Broadcom Announces Q4 and FY2022 Earnings

The News: 2022 has been a seminal year for Broadcom with the proposed acquisition of VMware making the headlines since it was announced. For full details of the earnings for Q4 and the full year see Broadcom’s Press Release.

Earning Highlights

  • Cash from operations of $4,583 million for the fourth quarter, less capital expenditures of $122 million, resulted in $4,461 million of free cash flow, or 50 percent of revenue
  • Quarterly common stock dividend increased by 12 percent to $4.60 from the prior quarter
  • Revenue of $8,930 million for the fourth quarter, up 21 percent from the prior year period
  • GAAP net income of $3,359 million for the fourth quarter; Adjusted EBITDA of $5,722 million for the fourth quarter
  • GAAP diluted EPS of $7.83 for the fourth quarter; Non-GAAP diluted EPS of $10.45 for the fourth quarter
  • First quarter revenue guidance of approximately $8.9 billion, an increase of 16 percent from the prior year period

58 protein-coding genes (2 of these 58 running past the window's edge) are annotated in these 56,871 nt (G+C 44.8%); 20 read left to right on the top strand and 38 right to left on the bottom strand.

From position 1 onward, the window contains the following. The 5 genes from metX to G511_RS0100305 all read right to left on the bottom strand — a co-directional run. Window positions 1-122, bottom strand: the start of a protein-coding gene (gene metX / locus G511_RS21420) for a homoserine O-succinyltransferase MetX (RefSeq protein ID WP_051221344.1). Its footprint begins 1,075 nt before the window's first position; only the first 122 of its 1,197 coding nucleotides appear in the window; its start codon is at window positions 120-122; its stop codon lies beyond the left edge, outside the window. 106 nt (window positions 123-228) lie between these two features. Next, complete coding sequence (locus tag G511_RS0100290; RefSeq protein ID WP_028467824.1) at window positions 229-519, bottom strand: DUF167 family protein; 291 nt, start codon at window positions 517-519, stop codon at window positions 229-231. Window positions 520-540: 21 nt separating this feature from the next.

• First quarter Adjusted EBITDA guidance of approximately 63 percent of projected revenue.

Broadcom Announces Q4 and FY2022 Earnings

Analyst Take: Broadcom has up until recently gone about its business without the spotlight of the technology press. Hock Tan, Broadcom President and CEO is not the razzmatazz style CEO, instead preferring to quietly go about the business of building a powerhouse technology vendor without courting the press. 2022 has seen a marked shift in this approach. The proposed VMware acquisition has thrust Hock Tan into the mainstream consciousness and drawn additional attention to Broadcom, not always positively.

The team at Futurum Research works closely with Broadcom and, as such, we hold a counter opinion to that of many in the industry about the VMware acquisition. Through our briefings and engagements with Broadcom, one thing is obvious: the company cares deeply about innovation and R&D investment.

You simply don’t build a company with annual revenues of $33 billion-plus that designs, develops, and supplies semiconductor and infrastructure software solutions without being innovation and R&D driven. The decades-long R&D cycles for semiconductor development are oftentimes strategic, long-term pure research-driven endeavors that only show returns many years in the future, if at all. When you couple the sheer size of Broadcom with the YoY growth the company is delivering, 21% in 2022, the company’s focus becomes more apparent.